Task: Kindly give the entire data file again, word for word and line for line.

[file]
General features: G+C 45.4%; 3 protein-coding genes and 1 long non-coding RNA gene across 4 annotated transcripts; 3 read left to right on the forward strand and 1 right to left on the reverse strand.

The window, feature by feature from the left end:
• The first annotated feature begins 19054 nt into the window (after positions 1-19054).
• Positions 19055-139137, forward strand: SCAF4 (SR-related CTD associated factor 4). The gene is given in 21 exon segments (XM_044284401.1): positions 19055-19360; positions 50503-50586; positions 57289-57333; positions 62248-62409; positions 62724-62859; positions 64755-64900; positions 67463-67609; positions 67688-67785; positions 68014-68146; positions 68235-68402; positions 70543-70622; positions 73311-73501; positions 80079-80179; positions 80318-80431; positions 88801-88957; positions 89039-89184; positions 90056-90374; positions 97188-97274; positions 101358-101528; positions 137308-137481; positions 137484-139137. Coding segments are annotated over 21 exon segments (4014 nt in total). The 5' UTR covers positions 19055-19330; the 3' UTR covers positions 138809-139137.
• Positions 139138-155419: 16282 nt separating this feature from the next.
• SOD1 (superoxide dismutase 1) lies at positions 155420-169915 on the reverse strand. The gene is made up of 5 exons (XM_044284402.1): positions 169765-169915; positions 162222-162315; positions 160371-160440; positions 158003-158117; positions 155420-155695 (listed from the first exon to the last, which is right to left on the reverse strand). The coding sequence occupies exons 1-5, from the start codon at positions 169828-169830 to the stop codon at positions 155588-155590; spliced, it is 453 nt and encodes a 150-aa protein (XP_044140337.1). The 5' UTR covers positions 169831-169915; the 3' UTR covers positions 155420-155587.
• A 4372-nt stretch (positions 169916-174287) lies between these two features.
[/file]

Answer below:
General features: G+C 45.4%; 3 protein-coding genes and 1 long non-coding RNA gene across 4 annotated transcripts; 3 read left to right on the forward strand and 1 right to left on the reverse strand.

The window, feature by feature from the left end:
• The first annotated feature begins 19054 nt into the window (after positions 1-19054).
• Positions 19055-139137, forward strand: SCAF4 (SR-related CTD associated factor 4). The gene is given in 21 exon segments (XM_044284401.1): positions 19055-19360; positions 50503-50586; positions 57289-57333; positions 62248-62409; positions 62724-62859; positions 64755-64900; positions 67463-67609; positions 67688-67785; positions 68014-68146; positions 68235-68402; positions 70543-70622; positions 73311-73501; positions 80079-80179; positions 80318-80431; positions 88801-88957; positions 89039-89184; positions 90056-90374; positions 97188-97274; positions 101358-101528; positions 137308-137481; positions 137484-139137. Coding segments are annotated over 21 exon segments (4014 nt in total). The 5' UTR covers positions 19055-19330; the 3' UTR covers positions 138809-139137.
• Positions 139138-155419: 16282 nt separating this feature from the next.
• SOD1 (superoxide dismutase 1) lies at positions 155420-169915 on the reverse strand. The gene is made up of 5 exons (XM_044284402.1): positions 169765-169915; positions 162222-162315; positions 160371-160440; positions 158003-158117; positions 155420-155695 (listed from the first exon to the last, which is right to left on the reverse strand). The coding sequence occupies exons 1-5, from the start codon at positions 169828-169830 to the stop codon at positions 155588-155590; spliced, it is 453 nt and encodes a 150-aa protein (XP_044140337.1). The 5' UTR covers positions 169831-169915; the 3' UTR covers positions 155420-155587.
• A 4372-nt stretch (positions 169916-174287) lies between these two features.